Don’t Get Blindsided by FMLA Eligibility Guidelines
Lately, we’ve been chatting with several HR generalists who suddenly find themselves responsible for their organization’s absence management. Whether it’s a team member taking on a new role or a staffing reduction, let’s face it, sometimes you’re left holding the bag. But luckily, when it comes to absence management, it’s a designer bag because there’s a lot you can do to proactively manage absence and make significant contributions to your organization’s bottom line.
But keep in mind that there’s a lot of moving parts with absence management, especially with FMLA leave. Let’s review the basics so you don’t get blindsided by FMLA guidelines. (Side note – pass this along to your managers as well so they are in the loop.)
Your organization, if a private employer, is required to provide FMLA leave to those employees at locations with 50 or more employees within 75 miles. Other employees working at employer locales not within these parameters are not eligible for FMLA. Do you have employees that have no fixed work site or work from home? They count as employees at the location to which they are assigned or from which their work assignments are made. Does your total employee count hover near the total of 50? Once you employ 50 or more employees for at least 20 workweeks in the preceding or current calendar year, you are a covered employer.
Furthermore, don’t fool yourself into thinking, that as the employer, you can decide to provide FMLA leave to ineligible employees. It’s not a decision employers make; FMLA eligibility rules are not employer-modifiable. If you are tracking leave time as FMLA leave for such employees, what you are providing is not FMLA but company leave. Is there a risk? Most definitely! If one of these employees begins working at a location with 50 or more employees, they then become eligible for FMLA and are entitled to a full amount of time.
Additionally, if you are a government agency, or public or private elementary or secondary school, all employees are protected.
Employees qualify for FMLA leave if -
- They have worked for you any accumulation of 12 months in the last seven years. (Time prior to the last seven years also counts if either USERRA or other written agreements apply indicating the employer’s intent to rehire.)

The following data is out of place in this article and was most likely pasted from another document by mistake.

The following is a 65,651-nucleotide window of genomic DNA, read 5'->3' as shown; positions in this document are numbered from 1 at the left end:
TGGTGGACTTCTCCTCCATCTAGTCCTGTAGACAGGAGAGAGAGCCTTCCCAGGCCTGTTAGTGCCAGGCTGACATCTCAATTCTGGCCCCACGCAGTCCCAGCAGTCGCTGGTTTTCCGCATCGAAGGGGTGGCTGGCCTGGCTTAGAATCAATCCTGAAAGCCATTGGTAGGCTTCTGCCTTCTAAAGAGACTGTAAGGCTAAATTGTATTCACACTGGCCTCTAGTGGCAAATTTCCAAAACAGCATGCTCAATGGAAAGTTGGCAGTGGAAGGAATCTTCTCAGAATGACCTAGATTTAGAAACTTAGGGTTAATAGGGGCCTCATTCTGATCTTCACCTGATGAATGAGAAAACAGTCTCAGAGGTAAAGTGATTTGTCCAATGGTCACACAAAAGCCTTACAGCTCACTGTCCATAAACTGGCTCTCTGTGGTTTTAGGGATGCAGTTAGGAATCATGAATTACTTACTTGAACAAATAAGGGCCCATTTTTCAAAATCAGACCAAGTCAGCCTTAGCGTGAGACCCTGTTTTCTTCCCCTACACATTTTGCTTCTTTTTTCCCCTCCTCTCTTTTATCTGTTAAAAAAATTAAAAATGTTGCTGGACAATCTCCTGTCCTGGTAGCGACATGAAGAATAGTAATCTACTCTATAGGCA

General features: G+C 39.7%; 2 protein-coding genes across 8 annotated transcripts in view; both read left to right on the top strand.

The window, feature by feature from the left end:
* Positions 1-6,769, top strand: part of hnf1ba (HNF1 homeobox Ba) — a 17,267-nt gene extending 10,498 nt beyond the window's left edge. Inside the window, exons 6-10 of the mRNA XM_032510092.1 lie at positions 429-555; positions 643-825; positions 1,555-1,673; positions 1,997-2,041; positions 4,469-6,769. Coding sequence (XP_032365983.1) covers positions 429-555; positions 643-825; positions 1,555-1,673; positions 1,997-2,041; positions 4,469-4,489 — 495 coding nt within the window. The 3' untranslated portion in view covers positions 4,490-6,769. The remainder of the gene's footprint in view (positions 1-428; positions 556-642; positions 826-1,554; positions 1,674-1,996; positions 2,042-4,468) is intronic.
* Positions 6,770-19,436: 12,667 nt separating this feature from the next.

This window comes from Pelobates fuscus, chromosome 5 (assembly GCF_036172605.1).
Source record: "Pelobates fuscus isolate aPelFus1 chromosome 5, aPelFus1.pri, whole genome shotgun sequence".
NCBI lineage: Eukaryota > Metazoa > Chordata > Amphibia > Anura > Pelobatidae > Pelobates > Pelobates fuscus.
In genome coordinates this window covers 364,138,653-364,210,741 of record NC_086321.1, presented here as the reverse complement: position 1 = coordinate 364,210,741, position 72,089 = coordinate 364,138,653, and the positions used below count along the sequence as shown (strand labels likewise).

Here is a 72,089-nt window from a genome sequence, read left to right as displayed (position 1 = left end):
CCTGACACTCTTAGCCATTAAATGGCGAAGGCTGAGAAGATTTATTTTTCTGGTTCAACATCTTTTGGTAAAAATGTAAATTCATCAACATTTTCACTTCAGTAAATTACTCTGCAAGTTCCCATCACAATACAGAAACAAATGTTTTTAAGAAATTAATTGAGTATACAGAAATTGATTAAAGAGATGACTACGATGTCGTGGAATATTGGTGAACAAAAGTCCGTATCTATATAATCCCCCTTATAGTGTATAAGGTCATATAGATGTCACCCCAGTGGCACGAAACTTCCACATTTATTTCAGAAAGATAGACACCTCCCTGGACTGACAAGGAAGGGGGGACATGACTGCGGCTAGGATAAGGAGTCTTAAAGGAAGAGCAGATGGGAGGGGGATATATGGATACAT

- In the last 12 months they have worked 1,250 hours
And at least one of the following is true:
- They have a serious health condition
- They need to care for their spouse, son, daughter or parent that has a serious health condition
- The birth, adoption, or foster care placement of a child
- If a family member (spouse, son, daughter, or parent) is in the military and you have to attend to family logistics to arrange for that person leaving for active duty or care for a covered servicemember who is determined to have a serious illness or injury.
If they are part of an airline crew, that’s a different set of eligibility parameters and tracking guidelines that you can find here. If you are uncertain about what qualifies as a serious health condition, the DOL has a definition here.
In addition to providing job protected leave, you are required to maintain the employee’s health insurance. If needed, the employee has to pay their portion of the health insurance premiums.
When the employee returns to work, they must return to their original position or equivalent. No adverse action or discrimination can be taken toward them for taking leave. Any seniority or other benefits remain intact. Also, don’t forget that requesting more leave could be an accommodation under the ADA, so always manage absence with the ADA in mind.
There’s a lot of moving pieces to the FMLA. If you are looking for a system to keep everything straight, check out our free 30 day trial of LeaveXpert.